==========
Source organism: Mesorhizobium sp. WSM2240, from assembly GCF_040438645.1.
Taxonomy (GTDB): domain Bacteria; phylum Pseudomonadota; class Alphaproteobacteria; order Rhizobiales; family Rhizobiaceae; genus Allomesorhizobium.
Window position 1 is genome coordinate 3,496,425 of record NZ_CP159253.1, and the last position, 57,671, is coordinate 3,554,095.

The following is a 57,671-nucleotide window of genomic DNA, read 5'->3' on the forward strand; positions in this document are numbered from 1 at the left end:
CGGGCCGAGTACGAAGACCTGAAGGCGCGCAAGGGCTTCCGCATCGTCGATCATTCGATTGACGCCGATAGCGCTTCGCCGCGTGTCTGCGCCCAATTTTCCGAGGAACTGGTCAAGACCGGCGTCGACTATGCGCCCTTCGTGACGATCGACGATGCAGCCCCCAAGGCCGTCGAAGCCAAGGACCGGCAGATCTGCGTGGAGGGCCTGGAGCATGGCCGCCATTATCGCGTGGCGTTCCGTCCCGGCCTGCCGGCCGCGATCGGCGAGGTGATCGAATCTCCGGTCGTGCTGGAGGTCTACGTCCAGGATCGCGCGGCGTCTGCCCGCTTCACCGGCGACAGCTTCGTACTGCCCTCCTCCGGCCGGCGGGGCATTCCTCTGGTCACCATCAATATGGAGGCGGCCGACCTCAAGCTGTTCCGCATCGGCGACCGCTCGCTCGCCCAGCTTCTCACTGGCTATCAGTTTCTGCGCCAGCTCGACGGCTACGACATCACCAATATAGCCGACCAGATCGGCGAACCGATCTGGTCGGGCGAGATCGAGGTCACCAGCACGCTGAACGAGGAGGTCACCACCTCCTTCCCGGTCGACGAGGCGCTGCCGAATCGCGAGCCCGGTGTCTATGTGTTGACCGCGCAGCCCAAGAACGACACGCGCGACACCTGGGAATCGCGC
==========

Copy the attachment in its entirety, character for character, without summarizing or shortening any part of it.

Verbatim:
Source organism: Mesorhizobium sp. WSM2240, from assembly GCF_040438645.1.
Taxonomy (GTDB): domain Bacteria; phylum Pseudomonadota; class Alphaproteobacteria; order Rhizobiales; family Rhizobiaceae; genus Allomesorhizobium.
Window position 1 is genome coordinate 3,496,425 of record NZ_CP159253.1, and the last position, 57,671, is coordinate 3,554,095.

The following is a 57,671-nucleotide window of genomic DNA, read 5'->3' on the forward strand; positions in this document are numbered from 1 at the left end:
CGGGCCGAGTACGAAGACCTGAAGGCGCGCAAGGGCTTCCGCATCGTCGATCATTCGATTGACGCCGATAGCGCTTCGCCGCGTGTCTGCGCCCAATTTTCCGAGGAACTGGTCAAGACCGGCGTCGACTATGCGCCCTTCGTGACGATCGACGATGCAGCCCCCAAGGCCGTCGAAGCCAAGGACCGGCAGATCTGCGTGGAGGGCCTGGAGCATGGCCGCCATTATCGCGTGGCGTTCCGTCCCGGCCTGCCGGCCGCGATCGGCGAGGTGATCGAATCTCCGGTCGTGCTGGAGGTCTACGTCCAGGATCGCGCGGCGTCTGCCCGCTTCACCGGCGACAGCTTCGTACTGCCCTCCTCCGGCCGGCGGGGCATTCCTCTGGTCACCATCAATATGGAGGCGGCCGACCTCAAGCTGTTCCGCATCGGCGACCGCTCGCTCGCCCAGCTTCTCACTGGCTATCAGTTTCTGCGCCAGCTCGACGGCTACGACATCACCAATATAGCCGACCAGATCGGCGAACCGATCTGGTCGGGCGAGATCGAGGTCACCAGCACGCTGAACGAGGAGGTCACCACCTCCTTCCCGGTCGACGAGGCGCTGCCGAATCGCGAGCCCGGTGTCTATGTGTTGACCGCGCAGCCCAAGAACGACACGCGCGACACCTGGGAATCGCGC